Titles to new homes in America don't routinely include any mention of any rights to mine or drill for valuable minerals that may lie under the building lot. But often, buying a house and lot doesn't give the homeowner any right to exploit those potentially valuable resources — or to prevent somebody else from owning, and using, those mineral rights.

In a special report published this week, Reuters says that in fact, production builders in the U.S. are routinely retaining the right to drill or mine resources that may exist under the homes they build and sell ("Special Report: U.S. builders hoard mineral rights under new homes," by Michelle Conlin and Brian Grow).

"The phenomenon is rooted in recent advances in extracting oil and gas from shale formations deep in the earth, fueling the biggest energy boom in modern U.S. history," Reuters reports. "Horizontal drilling and the controversial practice of hydraulic fracturing, or 'fracking,' have opened vast swaths of the continental United States to exploration. As a result, homebuilders and developers have been increasingly - and quietly - hanging on to the mineral rights underneath their projects, pushing aside homeowners' interests to set themselves up for financial gain when energy companies come calling. This is happening in regions far beyond the traditional American oil patch, which has a long history of selling subsurface rights."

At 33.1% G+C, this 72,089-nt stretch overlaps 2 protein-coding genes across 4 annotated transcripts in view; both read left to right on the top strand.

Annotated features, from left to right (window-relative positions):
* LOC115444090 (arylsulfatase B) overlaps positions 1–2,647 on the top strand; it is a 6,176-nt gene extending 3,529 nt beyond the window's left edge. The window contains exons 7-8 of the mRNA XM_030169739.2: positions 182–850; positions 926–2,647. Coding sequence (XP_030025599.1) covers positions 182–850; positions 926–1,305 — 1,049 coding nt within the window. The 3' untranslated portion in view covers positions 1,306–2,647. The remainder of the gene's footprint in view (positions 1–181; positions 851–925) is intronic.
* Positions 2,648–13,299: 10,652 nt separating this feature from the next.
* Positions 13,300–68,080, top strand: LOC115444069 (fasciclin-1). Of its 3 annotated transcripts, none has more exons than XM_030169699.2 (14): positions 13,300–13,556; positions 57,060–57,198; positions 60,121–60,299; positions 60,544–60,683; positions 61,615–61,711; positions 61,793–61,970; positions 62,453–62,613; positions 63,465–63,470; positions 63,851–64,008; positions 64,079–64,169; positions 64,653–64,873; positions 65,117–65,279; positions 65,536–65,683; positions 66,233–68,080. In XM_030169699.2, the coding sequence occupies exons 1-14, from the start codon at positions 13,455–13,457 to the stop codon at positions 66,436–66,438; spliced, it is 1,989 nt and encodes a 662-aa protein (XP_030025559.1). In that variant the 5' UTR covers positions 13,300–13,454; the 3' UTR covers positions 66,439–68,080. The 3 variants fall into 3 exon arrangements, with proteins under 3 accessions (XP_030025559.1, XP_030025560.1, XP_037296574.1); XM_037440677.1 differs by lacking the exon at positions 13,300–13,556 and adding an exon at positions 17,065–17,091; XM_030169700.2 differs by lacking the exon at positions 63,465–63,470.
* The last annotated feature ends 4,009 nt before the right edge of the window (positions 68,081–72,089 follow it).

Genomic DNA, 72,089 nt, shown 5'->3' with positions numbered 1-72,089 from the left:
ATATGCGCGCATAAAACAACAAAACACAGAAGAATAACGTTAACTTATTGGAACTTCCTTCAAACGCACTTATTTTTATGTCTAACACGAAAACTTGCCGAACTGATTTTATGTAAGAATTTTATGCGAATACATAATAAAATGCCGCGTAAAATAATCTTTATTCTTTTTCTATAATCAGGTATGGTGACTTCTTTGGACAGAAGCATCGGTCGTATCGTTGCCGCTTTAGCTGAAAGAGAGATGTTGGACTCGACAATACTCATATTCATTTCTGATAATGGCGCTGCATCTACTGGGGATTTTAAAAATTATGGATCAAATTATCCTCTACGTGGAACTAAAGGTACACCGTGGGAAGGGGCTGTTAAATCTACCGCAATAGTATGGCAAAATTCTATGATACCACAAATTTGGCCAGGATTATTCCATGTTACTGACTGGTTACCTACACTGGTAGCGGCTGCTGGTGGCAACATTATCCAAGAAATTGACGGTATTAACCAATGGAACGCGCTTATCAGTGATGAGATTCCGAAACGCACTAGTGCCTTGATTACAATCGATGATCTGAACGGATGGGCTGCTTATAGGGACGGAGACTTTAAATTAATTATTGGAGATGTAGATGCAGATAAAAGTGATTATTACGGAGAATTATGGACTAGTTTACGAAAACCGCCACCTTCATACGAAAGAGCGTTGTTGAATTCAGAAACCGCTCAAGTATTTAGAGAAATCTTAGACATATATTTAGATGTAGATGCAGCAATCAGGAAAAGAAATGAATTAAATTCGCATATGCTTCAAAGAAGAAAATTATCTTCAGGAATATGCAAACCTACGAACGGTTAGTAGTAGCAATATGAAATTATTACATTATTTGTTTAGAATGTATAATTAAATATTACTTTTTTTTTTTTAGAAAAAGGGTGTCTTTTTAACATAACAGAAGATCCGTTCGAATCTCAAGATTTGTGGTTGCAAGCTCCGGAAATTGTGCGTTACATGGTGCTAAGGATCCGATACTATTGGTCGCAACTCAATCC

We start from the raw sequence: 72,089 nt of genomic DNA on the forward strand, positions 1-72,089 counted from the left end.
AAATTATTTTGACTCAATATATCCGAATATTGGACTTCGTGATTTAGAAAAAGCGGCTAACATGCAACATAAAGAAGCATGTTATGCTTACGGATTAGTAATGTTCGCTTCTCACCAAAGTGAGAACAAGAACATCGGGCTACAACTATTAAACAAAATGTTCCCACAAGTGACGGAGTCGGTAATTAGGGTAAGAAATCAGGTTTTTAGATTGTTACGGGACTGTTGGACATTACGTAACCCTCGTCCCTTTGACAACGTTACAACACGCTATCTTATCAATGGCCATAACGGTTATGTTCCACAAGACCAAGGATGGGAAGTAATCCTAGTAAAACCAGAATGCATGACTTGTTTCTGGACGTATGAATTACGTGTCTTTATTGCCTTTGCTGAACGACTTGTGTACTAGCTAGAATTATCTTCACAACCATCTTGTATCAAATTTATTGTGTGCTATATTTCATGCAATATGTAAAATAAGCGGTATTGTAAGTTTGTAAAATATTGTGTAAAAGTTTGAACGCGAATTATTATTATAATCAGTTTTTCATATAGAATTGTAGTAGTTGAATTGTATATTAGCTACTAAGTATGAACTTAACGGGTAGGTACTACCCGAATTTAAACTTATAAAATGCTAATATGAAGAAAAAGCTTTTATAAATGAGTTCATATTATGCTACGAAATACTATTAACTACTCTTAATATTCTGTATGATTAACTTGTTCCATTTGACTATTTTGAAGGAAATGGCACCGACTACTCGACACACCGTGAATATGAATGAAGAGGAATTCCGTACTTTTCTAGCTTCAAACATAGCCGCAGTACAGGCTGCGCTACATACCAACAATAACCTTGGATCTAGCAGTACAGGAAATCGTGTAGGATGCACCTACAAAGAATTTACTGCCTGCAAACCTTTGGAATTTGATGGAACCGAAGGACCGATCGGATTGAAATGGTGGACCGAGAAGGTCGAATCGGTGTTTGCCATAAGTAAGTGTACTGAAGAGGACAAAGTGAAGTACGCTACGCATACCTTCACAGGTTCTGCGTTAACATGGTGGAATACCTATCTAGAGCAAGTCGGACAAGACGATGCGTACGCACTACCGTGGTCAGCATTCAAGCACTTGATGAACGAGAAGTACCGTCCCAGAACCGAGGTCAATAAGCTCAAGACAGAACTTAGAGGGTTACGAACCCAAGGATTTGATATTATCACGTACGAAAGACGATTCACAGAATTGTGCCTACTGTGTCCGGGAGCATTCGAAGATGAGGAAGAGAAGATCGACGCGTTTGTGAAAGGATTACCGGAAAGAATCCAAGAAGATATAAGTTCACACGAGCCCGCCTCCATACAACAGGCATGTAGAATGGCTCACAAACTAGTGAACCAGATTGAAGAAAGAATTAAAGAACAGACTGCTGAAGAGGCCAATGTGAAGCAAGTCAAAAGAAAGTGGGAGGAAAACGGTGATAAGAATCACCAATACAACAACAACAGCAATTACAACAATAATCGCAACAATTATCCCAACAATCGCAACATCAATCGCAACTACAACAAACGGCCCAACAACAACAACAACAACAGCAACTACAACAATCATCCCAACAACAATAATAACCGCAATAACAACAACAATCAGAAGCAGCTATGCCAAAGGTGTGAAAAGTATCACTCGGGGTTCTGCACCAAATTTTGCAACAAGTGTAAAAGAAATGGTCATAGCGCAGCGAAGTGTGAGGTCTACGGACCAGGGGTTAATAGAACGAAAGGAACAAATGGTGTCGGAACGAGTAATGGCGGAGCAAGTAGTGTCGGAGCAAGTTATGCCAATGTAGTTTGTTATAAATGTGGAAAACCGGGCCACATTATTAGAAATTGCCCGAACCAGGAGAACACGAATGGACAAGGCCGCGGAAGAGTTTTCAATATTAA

"This is a huge case of buyer beware," Professor Lloyd Burton, professor of law and public policy at the University of Colorado Denver, told Reuters. "People who move into suburban areas are really clueless about this, and the states don't exactly go out of their way to let people know."